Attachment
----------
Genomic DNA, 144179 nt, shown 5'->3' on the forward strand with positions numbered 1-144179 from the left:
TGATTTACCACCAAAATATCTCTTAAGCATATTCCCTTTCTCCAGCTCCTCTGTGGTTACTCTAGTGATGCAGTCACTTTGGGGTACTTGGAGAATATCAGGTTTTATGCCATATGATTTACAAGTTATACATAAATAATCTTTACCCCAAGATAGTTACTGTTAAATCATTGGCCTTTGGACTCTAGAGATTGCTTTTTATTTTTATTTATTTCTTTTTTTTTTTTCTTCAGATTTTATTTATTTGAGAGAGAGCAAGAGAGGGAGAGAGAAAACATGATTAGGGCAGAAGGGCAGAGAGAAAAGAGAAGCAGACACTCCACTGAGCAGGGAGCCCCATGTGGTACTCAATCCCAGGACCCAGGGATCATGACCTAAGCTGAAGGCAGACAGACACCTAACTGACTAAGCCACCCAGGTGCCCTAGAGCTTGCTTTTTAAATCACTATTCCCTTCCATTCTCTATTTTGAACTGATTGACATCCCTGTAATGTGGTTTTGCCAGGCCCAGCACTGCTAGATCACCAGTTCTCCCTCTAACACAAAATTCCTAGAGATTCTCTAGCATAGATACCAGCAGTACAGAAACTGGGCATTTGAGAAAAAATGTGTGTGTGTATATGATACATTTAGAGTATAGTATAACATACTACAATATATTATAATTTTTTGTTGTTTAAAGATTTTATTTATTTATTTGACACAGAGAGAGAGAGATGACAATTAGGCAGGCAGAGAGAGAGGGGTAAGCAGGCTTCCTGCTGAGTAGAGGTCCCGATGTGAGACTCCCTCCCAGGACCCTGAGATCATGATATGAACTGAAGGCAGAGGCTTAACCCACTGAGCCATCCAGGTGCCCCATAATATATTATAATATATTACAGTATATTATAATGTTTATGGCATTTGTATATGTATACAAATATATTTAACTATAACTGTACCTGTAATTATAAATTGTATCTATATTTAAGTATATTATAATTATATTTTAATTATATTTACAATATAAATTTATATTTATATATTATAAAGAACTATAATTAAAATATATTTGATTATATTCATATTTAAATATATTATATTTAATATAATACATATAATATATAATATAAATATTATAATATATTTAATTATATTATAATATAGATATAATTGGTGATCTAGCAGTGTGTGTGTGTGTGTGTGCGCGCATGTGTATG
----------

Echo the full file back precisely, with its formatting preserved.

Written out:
Genomic DNA, 144179 nt, shown 5'->3' on the forward strand with positions numbered 1-144179 from the left:
TGATTTACCACCAAAATATCTCTTAAGCATATTCCCTTTCTCCAGCTCCTCTGTGGTTACTCTAGTGATGCAGTCACTTTGGGGTACTTGGAGAATATCAGGTTTTATGCCATATGATTTACAAGTTATACATAAATAATCTTTACCCCAAGATAGTTACTGTTAAATCATTGGCCTTTGGACTCTAGAGATTGCTTTTTATTTTTATTTATTTCTTTTTTTTTTTTCTTCAGATTTTATTTATTTGAGAGAGAGCAAGAGAGGGAGAGAGAAAACATGATTAGGGCAGAAGGGCAGAGAGAAAAGAGAAGCAGACACTCCACTGAGCAGGGAGCCCCATGTGGTACTCAATCCCAGGACCCAGGGATCATGACCTAAGCTGAAGGCAGACAGACACCTAACTGACTAAGCCACCCAGGTGCCCTAGAGCTTGCTTTTTAAATCACTATTCCCTTCCATTCTCTATTTTGAACTGATTGACATCCCTGTAATGTGGTTTTGCCAGGCCCAGCACTGCTAGATCACCAGTTCTCCCTCTAACACAAAATTCCTAGAGATTCTCTAGCATAGATACCAGCAGTACAGAAACTGGGCATTTGAGAAAAAATGTGTGTGTGTATATGATACATTTAGAGTATAGTATAACATACTACAATATATTATAATTTTTTGTTGTTTAAAGATTTTATTTATTTATTTGACACAGAGAGAGAGAGATGACAATTAGGCAGGCAGAGAGAGAGGGGTAAGCAGGCTTCCTGCTGAGTAGAGGTCCCGATGTGAGACTCCCTCCCAGGACCCTGAGATCATGATATGAACTGAAGGCAGAGGCTTAACCCACTGAGCCATCCAGGTGCCCCATAATATATTATAATATATTACAGTATATTATAATGTTTATGGCATTTGTATATGTATACAAATATATTTAACTATAACTGTACCTGTAATTATAAATTGTATCTATATTTAAGTATATTATAATTATATTTTAATTATATTTACAATATAAATTTATATTTATATATTATAAAGAACTATAATTAAAATATATTTGATTATATTCATATTTAAATATATTATATTTAATATAATACATATAATATATAATATAAATATTATAATATATTTAATTATATTATAATATAGATATAATTGGTGATCTAGCAGTGTGTGTGTGTGTGTGTGCGCGCATGTGTATG